Benefits of Purple Tea
Currently, Kenya produces and exports over 96% of the tea as black teas. The tea is sold to the world market in bulk and hence is largely used for blending lower quality teas from other countries. Consequently, it fetches low prices and therefore depressed revenue for tea growers in particular and low foreign exchange for the country in general.
A strategic approach is to diversify and add value to the tea products for the domestic and international markets. In this connection, the Tea Research Foundation of Kenya has pre-released a purple tea variety, Purple Tea for commercial utilization targeting a unique tea product - anthocyanin-rich tea. This clone has been under development for the last 25 years and further works on the composition and antioxidant value of anthocyanins in it are still in progress.
The cultivar has been pre-released in response to the government’s vision 2030 and Medium-Term Plan 2008-2012 (MTP), targeting new tea products diversification and value addition in order to enhance productivity of teas as well as to boost economic growth in the agricultural sector. Anthocyanins are diverse flavonoids and are soluble in water. They are also powerful antioxidants and have health enhancing properties.
Anthocyanin supplements (proanthocyanins) are widely marketed for their health enhancing properties. Anthocyanins are also widely used as preservatives especially in the food industry. The new tea variety that is rich in anthocyanins will provide an alternative raw material from which these flavonoids can be extracted.
The other products that can be produced from the purple tea leaf and which the Foundation’s scientists are researching on, include extracted catechins, anthocyanins, anthocyanidinins (which are used as drug supplements, preservatives and other industrial uses), tea polyphenol extracts for pharmacological and industrial uses, manufacture of instant teas, Ready To Drink (RTD) tea, and other fast moving consumer goods such as health care products, foods and confectioneries.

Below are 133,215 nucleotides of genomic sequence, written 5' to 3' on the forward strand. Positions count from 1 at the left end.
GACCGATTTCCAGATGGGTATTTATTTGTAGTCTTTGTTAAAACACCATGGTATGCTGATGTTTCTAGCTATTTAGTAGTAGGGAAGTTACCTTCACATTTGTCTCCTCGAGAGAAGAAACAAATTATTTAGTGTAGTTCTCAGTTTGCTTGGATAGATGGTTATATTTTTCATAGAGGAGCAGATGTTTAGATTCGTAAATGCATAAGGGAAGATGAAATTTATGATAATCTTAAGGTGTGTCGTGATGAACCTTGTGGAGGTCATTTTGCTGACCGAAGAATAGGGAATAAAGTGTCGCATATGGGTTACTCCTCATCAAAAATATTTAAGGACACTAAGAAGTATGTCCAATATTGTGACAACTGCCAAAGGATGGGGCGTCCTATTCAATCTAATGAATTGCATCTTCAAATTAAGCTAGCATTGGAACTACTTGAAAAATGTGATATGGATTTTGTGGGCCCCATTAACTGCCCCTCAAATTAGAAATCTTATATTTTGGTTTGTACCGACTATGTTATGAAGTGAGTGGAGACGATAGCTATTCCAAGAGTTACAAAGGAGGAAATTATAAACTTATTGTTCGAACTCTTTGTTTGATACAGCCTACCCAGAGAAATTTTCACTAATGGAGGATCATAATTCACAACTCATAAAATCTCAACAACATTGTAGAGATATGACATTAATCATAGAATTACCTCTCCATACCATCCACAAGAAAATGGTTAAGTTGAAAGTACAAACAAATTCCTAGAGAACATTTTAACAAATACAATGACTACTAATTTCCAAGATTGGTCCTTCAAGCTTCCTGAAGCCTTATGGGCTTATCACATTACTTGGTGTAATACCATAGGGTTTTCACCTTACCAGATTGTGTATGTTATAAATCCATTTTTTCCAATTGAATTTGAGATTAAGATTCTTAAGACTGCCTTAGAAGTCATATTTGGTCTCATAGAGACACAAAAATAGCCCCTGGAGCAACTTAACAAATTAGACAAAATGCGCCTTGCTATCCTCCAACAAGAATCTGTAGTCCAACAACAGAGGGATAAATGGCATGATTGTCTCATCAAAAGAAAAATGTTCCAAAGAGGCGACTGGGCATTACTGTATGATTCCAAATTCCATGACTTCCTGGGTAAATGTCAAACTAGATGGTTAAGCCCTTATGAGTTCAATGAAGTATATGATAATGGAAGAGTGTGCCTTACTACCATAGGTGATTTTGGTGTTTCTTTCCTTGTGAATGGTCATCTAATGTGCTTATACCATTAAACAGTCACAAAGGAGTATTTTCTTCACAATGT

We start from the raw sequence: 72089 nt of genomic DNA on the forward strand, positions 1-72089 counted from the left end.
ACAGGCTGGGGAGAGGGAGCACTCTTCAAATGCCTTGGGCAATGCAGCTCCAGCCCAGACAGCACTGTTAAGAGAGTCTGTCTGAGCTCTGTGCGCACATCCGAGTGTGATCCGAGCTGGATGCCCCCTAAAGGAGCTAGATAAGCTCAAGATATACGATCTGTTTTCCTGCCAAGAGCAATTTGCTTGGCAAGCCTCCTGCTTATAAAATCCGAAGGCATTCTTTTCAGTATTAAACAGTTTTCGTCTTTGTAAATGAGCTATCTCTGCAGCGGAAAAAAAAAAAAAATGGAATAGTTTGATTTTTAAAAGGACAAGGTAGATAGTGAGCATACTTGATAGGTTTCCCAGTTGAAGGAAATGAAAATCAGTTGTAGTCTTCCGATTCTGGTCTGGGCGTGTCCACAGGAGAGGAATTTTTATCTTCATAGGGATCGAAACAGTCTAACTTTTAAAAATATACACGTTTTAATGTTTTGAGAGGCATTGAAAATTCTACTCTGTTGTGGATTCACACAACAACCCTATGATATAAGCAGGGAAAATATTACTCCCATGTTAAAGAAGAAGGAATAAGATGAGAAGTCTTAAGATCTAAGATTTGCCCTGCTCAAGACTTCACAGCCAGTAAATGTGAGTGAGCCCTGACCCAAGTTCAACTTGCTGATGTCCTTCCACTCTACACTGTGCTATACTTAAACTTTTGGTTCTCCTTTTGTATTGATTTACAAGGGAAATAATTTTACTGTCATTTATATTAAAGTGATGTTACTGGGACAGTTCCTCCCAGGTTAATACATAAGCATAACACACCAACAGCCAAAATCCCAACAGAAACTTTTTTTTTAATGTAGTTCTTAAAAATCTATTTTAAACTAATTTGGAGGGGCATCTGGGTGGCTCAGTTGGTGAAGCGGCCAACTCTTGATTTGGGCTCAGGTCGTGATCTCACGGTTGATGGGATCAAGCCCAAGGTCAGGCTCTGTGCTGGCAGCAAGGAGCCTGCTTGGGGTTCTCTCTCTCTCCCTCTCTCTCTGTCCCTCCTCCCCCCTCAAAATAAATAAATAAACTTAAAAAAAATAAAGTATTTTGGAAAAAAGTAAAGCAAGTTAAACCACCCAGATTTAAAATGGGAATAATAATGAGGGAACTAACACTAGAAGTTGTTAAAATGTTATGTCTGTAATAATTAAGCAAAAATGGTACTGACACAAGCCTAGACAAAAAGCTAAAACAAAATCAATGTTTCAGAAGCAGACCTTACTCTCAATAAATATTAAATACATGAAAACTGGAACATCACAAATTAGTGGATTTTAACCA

The chemical features of Kenyan Purple Tea (TRFK 306-1) which separchemical features of Kenyan Purple Tea (TRFK 306-1) which separate it from all other teas; specifically GHG discovered by an Asian Research firm separates purple tea from all other teas. Purple Tea is derived from Camellia sinesis and is intended to support healthy weight, cholesterol, blood glucose levels. GHG extract contains 50% polyphenols, almost 10% EGCG, 1.5% anthocyanins and 7.4% GHG. It has only 4–5% caffeine.
According to a human trial study by a Japanese firm, Purple tea/extract (PTE) is the only tea containing GHG.
PURPLE TEA AND ITS EXTRACT SUPPRESS DIET-INDUCED FAT ACCUMULATION IN MICE AND HUMAN SUBJECTS BY INHIBITING FAT ABSORPTION AND ENHANCING HEPATIC CARNITINE PALYITOYLTRANSFERASE EXPRESSION
*Authors: Hiroshi Shimoda (1), Shoketsu HItoe (1),
Seikou Nakamura (2), Hisashi Matsuda (2)
(1) Research & Development Division, Japanese Group.,1 Numata, Kitagata-cho, Ichinomiya, Aichi 493-8001, Japan;(2) Kyoto Pharmaceutical University, 1 Shichono-cho, Misasagi, Yamashina-ku, Kyoto 607-8412, Japan
"Purple tea is a variety of Camellia Sinensis developed by the Tea Research Foundation of Kenya (TRFK) and is currently cultivated in Kenya. Purple tea leaves are processed by the same method used to process green tea. In addition to the usual polyphenolic compounds found in green tea, such as epigallocatechin gallate (EGCG), purple tea is unique in that it also contains anthocyanidins (malvidin, peralgonodin and cyanidin 3-O-galactoside) and 1,2-di-O-galloyl-4,6-O-(S)-hexahydroxydiphenoyl. -pb-D-glucose (GHG), a hydrolysable tannin.
Purple tea also differs from other varieties of Camellia Sinensis in its caffeine content, which is relatively lower in comparison to green tea.
Hence, the HPLC chromatogram of purple tea differs from green and black tea."
Source: International Journal of BIomedical Science (IJBS)
Copyright: (c) 2015 Hiroshi Shimoda et al. This is an open-access article distributed under the terms of the Creative Commons Attribution License (http://creativecommons.org/licenses/by/2.5) which permits unrestricted use, distribution, and reproduction in any medium, provided the original author and source are cited.
Note: PURPLE TEA and WHITE TEA have similar attributes; the one HUGE difference is that White Tea is far too expensive vs Purple Tea.